The nationwide surge in so-called "creative financing" techniques for credit-strapped home buyers and sellers is producing new sets of risks for unwary consumers and their real estate brokers.

Owner-financing arrangements, second mortgages and deeds of trust, contracts-for-deed and a host of other techniques designed to sidestep current high interest rates can be superb ways to buy or sell a home this spring. But they can also be quick routes to a lawsuit, foreclosures by banks or savings and loan associations, and produce big dollar losses for consumers.

Creative financing -- which economists for the National Association of Realtors say accounts for between 30 and 80 percent of current home sales in major U.S. markets -- minimizes reliance by the buyer and seller on traditional mortgage lending sources.

The most common methods range from simple assumptions of sellers' existing low interest rate mortgages by buyers to more complex forms of direct financing of the buyer by the seller. Usually the latter techniques put the home seller into the position of a bank -- making a loan to the buyer from the anticipated proceeds of the sales price of the house.

The problem with creative financing, according to legal and real estate authorities active in the market, is that in the wrong hands, it can be far more dangerous than most consumers understand.

The custom-tailored nature of many of these techniques "tends to eliminate the automatic statutory consumer protections built into the standard forms of real estate transactions," in the words of Robert Porter, president of Pacific West Mortgage and Escrow Co. of Seattle.

Home sale transactions by people unfamiliar with state and federal lending laws "can lead to some very nasty situations where sellers or buyers are breaking the law, or exposing themselves to later legal attacks by lenders or by each other," Porter says.

States with usury limits, for example, present potential challenges to creative financing. Although Congress has overridden state interest rate ceilings as they apply to most conventional lenders through April 1, those usury limits remain in force for individuals making real estate loans.

A home seller in New Jersey who provides a buyer with a first mortgage carrying a rate of more than 10-1/2 percent -- in a market where the prevailing rates are actually about 15 percent -- violates the state usury law. An individual seller in the state of Washington can't charge above 12 percent. In Missouri the ceiling is 12.8 percent.

Usury limits may be gone for institutional lenders around the U.S., but they're very much in force for individuals in more than 18 states.

Creative real estate transactions can produce devastating legal effects when they trigger foreclosure actions from professional lenders. A case in point occurred in Northern Virginia last week, when a court upheld a savings and loan association's foreclosure against a husband and wife who sold their suburban town house using an installment sales contract.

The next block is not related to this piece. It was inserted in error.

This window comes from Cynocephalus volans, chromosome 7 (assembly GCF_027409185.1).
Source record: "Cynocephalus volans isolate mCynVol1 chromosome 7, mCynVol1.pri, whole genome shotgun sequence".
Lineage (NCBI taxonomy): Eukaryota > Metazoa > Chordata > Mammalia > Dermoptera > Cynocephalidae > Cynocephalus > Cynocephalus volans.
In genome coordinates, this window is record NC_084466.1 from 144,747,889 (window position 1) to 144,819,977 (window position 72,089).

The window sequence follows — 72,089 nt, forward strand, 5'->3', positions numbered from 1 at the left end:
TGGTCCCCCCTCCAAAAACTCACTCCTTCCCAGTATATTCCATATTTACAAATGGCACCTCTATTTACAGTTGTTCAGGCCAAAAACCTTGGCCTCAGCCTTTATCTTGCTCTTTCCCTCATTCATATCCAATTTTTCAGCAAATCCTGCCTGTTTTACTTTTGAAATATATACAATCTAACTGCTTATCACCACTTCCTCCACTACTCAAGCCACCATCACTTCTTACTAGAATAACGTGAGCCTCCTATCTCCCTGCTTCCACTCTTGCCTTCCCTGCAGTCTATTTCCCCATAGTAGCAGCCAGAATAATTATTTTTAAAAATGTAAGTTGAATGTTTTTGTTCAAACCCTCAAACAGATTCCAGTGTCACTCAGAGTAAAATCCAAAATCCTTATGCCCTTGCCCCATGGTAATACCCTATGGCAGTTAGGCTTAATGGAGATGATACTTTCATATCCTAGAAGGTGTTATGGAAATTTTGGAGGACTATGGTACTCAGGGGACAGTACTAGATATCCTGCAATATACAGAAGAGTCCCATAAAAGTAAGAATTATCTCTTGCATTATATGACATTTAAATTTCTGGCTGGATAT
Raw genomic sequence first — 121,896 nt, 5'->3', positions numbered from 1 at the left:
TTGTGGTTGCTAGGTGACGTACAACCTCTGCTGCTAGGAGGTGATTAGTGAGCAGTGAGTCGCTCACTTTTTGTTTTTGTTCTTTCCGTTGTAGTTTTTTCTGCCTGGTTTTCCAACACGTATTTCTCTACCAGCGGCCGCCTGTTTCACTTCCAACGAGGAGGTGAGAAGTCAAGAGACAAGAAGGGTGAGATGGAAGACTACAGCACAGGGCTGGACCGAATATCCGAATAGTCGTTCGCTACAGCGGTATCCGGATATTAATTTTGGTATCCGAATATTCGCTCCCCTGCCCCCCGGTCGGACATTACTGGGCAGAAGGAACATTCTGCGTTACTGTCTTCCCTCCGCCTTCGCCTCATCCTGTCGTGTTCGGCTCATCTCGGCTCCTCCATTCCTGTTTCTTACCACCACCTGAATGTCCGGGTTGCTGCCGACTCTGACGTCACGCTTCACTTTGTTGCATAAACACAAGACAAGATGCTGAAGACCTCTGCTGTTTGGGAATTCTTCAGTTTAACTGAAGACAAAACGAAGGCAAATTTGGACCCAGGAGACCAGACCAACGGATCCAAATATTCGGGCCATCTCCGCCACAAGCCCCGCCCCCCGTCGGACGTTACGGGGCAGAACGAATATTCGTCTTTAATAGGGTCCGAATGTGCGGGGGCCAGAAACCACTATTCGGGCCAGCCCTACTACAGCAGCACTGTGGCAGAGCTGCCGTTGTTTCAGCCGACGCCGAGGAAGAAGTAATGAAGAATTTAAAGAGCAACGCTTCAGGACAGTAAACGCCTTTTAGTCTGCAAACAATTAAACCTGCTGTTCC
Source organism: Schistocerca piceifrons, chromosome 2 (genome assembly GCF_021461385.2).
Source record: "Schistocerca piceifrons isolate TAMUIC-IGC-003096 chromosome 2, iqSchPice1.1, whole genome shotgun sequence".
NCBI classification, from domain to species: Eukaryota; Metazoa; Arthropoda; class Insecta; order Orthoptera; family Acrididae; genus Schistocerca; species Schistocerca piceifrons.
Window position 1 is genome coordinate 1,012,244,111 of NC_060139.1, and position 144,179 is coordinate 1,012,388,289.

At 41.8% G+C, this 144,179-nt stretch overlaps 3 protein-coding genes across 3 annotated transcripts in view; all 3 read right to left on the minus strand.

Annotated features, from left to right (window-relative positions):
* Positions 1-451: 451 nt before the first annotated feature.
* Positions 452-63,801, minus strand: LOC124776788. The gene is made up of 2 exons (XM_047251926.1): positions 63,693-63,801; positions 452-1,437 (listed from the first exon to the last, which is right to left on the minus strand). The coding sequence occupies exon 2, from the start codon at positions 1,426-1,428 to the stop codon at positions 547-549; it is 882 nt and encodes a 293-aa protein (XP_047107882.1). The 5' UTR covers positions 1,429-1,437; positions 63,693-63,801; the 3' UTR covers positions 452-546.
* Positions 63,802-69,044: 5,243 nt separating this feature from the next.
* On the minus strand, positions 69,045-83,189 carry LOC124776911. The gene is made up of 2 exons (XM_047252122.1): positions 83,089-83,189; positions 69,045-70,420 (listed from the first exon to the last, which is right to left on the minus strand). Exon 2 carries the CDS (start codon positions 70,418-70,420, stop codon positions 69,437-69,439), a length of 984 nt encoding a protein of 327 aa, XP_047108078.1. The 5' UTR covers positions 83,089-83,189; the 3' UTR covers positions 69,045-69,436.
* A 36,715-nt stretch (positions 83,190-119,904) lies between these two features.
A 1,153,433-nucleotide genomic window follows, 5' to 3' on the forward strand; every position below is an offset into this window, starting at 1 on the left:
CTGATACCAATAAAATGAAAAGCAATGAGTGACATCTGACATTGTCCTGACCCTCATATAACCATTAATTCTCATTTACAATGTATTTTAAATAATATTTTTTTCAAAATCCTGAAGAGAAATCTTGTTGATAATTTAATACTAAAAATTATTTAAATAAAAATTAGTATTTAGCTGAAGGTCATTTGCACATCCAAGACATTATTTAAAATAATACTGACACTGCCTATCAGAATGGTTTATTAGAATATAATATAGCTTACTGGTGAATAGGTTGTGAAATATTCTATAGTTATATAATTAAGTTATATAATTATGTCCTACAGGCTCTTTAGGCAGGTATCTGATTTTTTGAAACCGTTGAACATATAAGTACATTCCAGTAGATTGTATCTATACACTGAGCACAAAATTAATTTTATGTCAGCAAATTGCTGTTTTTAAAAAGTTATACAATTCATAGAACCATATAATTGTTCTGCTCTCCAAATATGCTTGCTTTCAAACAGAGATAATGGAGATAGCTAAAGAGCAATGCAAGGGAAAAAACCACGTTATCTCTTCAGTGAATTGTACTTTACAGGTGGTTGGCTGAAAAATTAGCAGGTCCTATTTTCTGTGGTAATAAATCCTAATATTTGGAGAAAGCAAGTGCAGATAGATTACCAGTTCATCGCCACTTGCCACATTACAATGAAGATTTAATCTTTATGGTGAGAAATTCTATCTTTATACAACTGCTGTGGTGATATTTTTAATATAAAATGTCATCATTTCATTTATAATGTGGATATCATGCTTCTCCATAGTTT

The sales contract they used, known technically as a contract-for-deed or land contract, permitted their buyers to effectively assume their two-year-old, 9-1/2 percent conventional mortgage, despite standard language in the mortgage prohibiting an assumption.

The S&L found out about the contract-for-deed only when the new buyer's name appeared as the beneficiary on the property hazard insurance policy in the loan file. It wanted to "accelerate" the rate on the mortgage -- move it up from 9-1/2 percent to the prevailing market rate -- but the new buyer resisted. The S&L put the town house up for foreclosure sale and the case went to court.

Lenders in some parts of the country don't object to contract-for-deed, since legal title to the property involved doesn't pass immediately to the new buyers. But in a large number of others, like Virginia, they're on the lookout for them in 1980, and plan to foreclose when they find them. Neither buyers nor sellers should enter into one of these contracts -- in any state -- without experienced legal advice in advance.

Another increasingly popular technique known as the "wraparound" mortgage or deed of trust also is triggering a wave of court actions in some states. Wraparound loans involve assumptions of existing loans plus provision of a secondary loan from secondary loan from seller to buyer, usually at favorable interest rates and terms. The seller continues to pay off the original mortgage, but the buyer is actually providing the money, living in the home, and has the deed.

When the underlying loan is not assumable, but legal title to the property has passed to a new owner, the lender has never even heard of -- much less examined for credit-worthiness -- most lenders hit the ceiling.

Creative financing, in short, may just be what you need to solve your real estate problems in a tight market like today's. But use the techniques with knowledge of their inherent risks, and get help from an attorney who knows the ins and outs of state and local law.